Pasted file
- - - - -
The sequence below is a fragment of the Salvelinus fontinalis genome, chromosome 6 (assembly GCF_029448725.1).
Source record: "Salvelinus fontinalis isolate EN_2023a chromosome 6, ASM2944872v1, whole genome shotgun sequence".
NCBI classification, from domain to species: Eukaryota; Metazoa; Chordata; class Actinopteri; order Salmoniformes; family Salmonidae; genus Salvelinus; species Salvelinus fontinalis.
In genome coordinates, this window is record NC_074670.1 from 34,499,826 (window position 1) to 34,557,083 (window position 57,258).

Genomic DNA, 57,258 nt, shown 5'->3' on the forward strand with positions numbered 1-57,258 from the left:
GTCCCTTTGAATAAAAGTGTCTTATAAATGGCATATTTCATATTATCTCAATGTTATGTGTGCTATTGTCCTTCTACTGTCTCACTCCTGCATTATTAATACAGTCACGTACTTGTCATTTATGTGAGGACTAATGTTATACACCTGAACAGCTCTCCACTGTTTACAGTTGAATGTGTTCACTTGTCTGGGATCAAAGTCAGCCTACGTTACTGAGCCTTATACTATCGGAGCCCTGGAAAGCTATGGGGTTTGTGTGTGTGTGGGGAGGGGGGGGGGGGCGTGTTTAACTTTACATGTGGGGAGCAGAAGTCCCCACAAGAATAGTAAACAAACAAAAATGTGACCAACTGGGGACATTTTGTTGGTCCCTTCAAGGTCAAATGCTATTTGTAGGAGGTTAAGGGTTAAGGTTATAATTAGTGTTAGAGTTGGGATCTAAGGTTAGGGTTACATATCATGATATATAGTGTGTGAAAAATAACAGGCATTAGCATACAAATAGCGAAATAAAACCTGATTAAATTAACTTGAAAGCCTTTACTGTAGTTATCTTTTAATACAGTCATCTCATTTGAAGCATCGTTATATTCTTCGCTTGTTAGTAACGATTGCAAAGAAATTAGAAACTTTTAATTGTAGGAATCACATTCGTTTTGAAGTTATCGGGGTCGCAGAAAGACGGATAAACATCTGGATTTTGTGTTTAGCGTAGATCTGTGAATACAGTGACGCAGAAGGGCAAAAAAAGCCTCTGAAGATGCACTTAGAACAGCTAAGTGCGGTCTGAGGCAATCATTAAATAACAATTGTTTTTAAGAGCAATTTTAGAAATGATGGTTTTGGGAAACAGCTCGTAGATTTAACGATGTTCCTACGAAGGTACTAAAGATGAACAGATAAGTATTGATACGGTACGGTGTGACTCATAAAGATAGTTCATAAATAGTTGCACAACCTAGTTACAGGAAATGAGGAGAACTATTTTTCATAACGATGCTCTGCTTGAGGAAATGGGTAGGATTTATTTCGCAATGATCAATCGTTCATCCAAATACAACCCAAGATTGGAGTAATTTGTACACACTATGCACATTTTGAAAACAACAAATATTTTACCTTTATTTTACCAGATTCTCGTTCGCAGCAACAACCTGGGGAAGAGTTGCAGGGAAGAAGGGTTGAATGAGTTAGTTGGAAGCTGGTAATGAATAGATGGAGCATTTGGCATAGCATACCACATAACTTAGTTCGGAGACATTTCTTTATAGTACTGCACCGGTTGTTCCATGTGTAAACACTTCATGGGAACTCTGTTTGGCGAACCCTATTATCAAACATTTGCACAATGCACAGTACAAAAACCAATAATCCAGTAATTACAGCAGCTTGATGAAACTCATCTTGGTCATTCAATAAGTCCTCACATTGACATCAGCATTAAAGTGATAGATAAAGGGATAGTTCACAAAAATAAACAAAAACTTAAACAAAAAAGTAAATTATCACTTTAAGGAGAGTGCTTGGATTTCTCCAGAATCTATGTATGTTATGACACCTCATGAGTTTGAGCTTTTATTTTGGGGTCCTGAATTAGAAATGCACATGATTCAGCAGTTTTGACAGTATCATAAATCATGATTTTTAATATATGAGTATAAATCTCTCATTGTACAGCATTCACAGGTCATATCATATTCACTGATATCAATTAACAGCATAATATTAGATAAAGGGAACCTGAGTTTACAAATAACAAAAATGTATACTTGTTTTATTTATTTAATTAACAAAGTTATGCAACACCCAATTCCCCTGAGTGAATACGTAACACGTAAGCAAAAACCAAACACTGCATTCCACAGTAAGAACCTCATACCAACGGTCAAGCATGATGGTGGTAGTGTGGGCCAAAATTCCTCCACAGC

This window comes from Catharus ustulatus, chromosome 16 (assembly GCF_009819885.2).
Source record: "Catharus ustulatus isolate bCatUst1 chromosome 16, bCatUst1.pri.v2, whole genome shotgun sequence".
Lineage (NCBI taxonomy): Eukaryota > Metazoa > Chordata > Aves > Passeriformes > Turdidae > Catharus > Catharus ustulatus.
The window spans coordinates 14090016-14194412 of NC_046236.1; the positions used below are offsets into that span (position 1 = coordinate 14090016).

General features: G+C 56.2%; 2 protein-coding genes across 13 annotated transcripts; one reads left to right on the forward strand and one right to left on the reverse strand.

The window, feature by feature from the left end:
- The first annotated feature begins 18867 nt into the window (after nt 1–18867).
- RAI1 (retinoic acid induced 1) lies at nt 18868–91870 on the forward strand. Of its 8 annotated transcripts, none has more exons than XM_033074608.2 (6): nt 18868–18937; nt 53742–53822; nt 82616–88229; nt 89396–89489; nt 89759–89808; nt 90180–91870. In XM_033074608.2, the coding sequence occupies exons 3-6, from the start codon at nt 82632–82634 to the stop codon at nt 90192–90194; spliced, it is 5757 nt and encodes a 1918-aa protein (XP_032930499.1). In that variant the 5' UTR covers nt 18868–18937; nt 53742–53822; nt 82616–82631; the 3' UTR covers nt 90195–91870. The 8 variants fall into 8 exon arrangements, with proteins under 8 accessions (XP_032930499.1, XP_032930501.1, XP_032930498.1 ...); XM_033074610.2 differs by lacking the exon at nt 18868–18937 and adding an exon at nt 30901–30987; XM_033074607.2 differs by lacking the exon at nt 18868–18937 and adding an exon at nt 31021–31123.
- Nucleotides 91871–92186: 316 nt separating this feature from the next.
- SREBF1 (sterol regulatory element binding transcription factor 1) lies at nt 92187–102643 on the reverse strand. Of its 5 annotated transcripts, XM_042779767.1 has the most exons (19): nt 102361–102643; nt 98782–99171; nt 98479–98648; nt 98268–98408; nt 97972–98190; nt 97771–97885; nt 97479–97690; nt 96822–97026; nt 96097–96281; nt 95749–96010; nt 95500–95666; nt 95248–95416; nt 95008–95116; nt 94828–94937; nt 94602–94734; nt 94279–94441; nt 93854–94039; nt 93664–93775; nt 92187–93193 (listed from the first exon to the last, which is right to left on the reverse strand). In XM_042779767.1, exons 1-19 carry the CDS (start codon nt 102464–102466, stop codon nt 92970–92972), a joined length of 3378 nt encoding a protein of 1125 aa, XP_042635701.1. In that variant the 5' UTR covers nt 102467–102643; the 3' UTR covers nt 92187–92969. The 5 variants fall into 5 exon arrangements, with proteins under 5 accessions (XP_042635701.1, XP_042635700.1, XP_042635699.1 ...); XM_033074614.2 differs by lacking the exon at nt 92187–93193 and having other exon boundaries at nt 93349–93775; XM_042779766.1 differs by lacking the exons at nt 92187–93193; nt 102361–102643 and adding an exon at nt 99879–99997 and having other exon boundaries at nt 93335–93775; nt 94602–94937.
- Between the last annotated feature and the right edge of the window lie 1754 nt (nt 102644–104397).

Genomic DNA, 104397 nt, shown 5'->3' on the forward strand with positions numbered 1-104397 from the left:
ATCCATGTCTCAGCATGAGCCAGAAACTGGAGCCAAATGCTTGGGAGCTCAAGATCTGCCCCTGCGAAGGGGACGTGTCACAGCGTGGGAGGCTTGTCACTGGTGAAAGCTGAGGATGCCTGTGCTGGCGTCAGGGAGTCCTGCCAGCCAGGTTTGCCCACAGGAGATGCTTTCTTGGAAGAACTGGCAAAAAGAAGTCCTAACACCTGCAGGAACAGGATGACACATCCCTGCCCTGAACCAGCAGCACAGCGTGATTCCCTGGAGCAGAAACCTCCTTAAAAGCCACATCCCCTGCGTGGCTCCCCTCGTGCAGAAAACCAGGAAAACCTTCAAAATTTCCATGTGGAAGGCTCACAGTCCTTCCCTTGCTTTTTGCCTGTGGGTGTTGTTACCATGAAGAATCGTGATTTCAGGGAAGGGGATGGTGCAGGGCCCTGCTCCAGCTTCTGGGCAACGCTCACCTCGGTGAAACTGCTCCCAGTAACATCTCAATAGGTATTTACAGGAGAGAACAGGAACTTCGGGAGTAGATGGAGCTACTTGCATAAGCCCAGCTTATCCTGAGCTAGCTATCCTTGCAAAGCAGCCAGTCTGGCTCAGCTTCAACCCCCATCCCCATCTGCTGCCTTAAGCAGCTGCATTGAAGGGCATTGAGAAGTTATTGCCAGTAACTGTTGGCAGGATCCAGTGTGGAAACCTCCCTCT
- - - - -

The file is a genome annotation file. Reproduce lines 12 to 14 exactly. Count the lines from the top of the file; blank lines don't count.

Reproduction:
The window, feature by feature from the left end:
- The first annotated feature begins 18867 nt into the window (after nt 1–18867).
- RAI1 (retinoic acid induced 1) lies at nt 18868–91870 on the forward strand. Of its 8 annotated transcripts, none has more exons than XM_033074608.2 (6): nt 18868–18937; nt 53742–53822; nt 82616–88229; nt 89396–89489; nt 89759–89808; nt 90180–91870. In XM_033074608.2, the coding sequence occupies exons 3-6, from the start codon at nt 82632–82634 to the stop codon at nt 90192–90194; spliced, it is 5757 nt and encodes a 1918-aa protein (XP_032930499.1). In that variant the 5' UTR covers nt 18868–18937; nt 53742–53822; nt 82616–82631; the 3' UTR covers nt 90195–91870. The 8 variants fall into 8 exon arrangements, with proteins under 8 accessions (XP_032930499.1, XP_032930501.1, XP_032930498.1 ...); XM_033074610.2 differs by lacking the exon at nt 18868–18937 and adding an exon at nt 30901–30987; XM_033074607.2 differs by lacking the exon at nt 18868–18937 and adding an exon at nt 31021–31123.